Why is it that in Whitney’s computer films and music videos effects are just effects, whereas in the hands of Vertov they acquire meaning? Because in Vertov’s film they are motivated by a particular argument, which is that the new techniques of obtaining images and manipulating them, summed up by Vertov in his term “kino-eye,” can be used to decode the world. As the film progresses, straight footage gives way to manipulated footage; newer techniques appear one after another, reaching a roller-coaster intensity by the film’s end — a true orgy of cinematography. lt is as though Vertov restages his discovery of the kino-eye for us, and along with him, we gradually realize the full range of possibilities offered by the camera. Vertov’s goal is to seduce us into his way of seeing and thinking, to make us share his excitement, as he discovers a new language for film. This gradual process of discovery is film’s main narrative, and it is told ‘through a catalog of discoveries. Thus in the hands ofVerrov, the database, this normally static and “objective” form, becomes dynamic and subjective. More importantly, Vertov is able to achieve something that new media designers and artists still have to learn-how to merge database and narrative into a new form.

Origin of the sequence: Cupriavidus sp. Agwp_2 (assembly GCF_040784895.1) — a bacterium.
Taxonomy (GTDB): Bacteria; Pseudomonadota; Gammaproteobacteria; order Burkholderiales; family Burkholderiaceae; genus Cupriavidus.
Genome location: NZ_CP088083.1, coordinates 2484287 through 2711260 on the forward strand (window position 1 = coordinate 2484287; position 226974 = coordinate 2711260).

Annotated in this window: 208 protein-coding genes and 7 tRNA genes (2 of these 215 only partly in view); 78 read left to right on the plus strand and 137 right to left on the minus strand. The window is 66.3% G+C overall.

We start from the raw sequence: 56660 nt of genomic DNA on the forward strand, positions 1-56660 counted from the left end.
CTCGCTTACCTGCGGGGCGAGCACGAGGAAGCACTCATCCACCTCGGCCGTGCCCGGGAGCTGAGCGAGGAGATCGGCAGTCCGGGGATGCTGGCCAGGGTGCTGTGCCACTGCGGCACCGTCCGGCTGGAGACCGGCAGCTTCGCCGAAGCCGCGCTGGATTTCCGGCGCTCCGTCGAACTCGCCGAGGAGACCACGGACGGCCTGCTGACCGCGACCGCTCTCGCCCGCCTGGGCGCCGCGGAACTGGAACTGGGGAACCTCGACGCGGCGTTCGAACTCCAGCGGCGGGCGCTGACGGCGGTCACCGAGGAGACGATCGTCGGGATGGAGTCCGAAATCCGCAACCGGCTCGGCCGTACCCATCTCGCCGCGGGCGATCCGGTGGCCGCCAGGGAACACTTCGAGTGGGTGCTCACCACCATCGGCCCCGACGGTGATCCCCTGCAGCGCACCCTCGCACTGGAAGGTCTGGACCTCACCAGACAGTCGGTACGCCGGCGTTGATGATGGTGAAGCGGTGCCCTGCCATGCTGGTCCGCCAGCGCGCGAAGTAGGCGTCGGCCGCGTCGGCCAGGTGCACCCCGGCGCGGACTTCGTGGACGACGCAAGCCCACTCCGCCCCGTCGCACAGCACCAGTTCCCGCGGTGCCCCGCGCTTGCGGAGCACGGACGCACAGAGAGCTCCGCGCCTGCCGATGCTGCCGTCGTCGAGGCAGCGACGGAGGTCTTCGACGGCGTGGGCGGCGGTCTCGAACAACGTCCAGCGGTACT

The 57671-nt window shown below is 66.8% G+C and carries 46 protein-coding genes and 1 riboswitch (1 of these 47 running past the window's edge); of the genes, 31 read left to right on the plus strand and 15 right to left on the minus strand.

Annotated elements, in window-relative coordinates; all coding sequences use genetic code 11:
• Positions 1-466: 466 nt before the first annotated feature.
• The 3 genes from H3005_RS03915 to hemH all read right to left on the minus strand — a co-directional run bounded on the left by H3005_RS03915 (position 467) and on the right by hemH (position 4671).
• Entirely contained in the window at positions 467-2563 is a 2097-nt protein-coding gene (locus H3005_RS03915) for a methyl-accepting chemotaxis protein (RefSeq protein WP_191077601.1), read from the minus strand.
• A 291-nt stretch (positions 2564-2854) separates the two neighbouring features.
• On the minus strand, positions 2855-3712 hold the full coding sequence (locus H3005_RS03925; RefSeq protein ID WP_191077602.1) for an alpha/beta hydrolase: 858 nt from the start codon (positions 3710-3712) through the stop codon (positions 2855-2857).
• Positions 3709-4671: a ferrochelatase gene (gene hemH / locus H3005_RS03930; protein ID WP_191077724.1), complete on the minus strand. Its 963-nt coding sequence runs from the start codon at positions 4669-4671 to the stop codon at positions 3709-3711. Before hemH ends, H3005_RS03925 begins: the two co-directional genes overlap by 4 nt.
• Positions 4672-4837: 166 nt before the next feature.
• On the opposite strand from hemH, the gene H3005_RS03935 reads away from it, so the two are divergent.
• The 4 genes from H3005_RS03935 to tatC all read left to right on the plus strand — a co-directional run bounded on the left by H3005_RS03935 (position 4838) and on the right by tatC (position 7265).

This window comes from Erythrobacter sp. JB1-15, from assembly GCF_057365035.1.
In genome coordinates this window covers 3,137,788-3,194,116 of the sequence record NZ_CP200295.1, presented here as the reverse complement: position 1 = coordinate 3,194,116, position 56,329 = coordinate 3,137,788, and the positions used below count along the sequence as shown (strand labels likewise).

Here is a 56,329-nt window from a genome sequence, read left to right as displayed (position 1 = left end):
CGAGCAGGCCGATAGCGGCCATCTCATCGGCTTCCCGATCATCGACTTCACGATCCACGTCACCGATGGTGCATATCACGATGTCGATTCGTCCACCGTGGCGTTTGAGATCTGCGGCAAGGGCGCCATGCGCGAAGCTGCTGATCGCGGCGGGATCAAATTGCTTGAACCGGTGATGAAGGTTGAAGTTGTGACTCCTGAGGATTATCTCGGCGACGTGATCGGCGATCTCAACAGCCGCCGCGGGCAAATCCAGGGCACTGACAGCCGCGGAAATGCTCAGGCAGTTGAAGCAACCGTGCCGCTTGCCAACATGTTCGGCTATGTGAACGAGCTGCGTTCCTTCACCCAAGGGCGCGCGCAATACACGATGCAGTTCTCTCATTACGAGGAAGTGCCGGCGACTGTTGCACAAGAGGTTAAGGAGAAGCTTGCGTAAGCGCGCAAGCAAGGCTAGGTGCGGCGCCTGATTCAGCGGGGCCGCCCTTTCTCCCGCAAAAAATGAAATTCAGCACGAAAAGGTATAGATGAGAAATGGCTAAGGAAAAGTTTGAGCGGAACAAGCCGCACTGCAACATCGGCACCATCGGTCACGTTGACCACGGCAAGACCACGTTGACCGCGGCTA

—From “The Database” in: Lev Manovich (2001), The Language of New Media, Cambridge, MIT-Press, pp. 218-243